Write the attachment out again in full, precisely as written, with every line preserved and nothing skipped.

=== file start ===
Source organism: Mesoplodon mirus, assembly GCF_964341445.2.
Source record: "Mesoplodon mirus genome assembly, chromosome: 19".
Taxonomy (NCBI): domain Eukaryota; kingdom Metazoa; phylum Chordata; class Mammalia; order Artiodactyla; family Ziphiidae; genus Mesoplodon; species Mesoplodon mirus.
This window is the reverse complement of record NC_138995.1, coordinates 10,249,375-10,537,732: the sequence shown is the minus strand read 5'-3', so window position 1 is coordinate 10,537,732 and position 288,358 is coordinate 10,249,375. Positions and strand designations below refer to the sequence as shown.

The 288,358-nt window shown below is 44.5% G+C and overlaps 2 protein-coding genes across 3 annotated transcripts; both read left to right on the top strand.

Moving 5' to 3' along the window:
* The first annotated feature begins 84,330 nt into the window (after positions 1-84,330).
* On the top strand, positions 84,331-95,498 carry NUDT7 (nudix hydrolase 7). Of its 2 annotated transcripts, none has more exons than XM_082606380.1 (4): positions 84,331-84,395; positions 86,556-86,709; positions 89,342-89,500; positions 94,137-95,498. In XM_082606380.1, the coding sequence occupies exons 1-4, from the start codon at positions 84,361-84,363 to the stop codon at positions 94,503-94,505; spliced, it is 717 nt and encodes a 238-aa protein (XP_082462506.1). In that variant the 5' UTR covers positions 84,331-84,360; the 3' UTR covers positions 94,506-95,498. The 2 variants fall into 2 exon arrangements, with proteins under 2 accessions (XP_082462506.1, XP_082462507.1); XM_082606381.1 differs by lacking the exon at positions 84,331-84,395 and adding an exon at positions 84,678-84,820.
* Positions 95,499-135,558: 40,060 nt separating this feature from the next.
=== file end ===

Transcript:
Source organism: Mesoplodon mirus, assembly GCF_964341445.2.
Source record: "Mesoplodon mirus genome assembly, chromosome: 19".
Taxonomy (NCBI): domain Eukaryota; kingdom Metazoa; phylum Chordata; class Mammalia; order Artiodactyla; family Ziphiidae; genus Mesoplodon; species Mesoplodon mirus.
This window is the reverse complement of record NC_138995.1, coordinates 10,249,375-10,537,732: the sequence shown is the minus strand read 5'-3', so window position 1 is coordinate 10,537,732 and position 288,358 is coordinate 10,249,375. Positions and strand designations below refer to the sequence as shown.

The 288,358-nt window shown below is 44.5% G+C and overlaps 2 protein-coding genes across 3 annotated transcripts; both read left to right on the top strand.

Moving 5' to 3' along the window:
* The first annotated feature begins 84,330 nt into the window (after positions 1-84,330).
* On the top strand, positions 84,331-95,498 carry NUDT7 (nudix hydrolase 7). Of its 2 annotated transcripts, none has more exons than XM_082606380.1 (4): positions 84,331-84,395; positions 86,556-86,709; positions 89,342-89,500; positions 94,137-95,498. In XM_082606380.1, the coding sequence occupies exons 1-4, from the start codon at positions 84,361-84,363 to the stop codon at positions 94,503-94,505; spliced, it is 717 nt and encodes a 238-aa protein (XP_082462506.1). In that variant the 5' UTR covers positions 84,331-84,360; the 3' UTR covers positions 94,506-95,498. The 2 variants fall into 2 exon arrangements, with proteins under 2 accessions (XP_082462506.1, XP_082462507.1); XM_082606381.1 differs by lacking the exon at positions 84,331-84,395 and adding an exon at positions 84,678-84,820.
* Positions 95,499-135,558: 40,060 nt separating this feature from the next.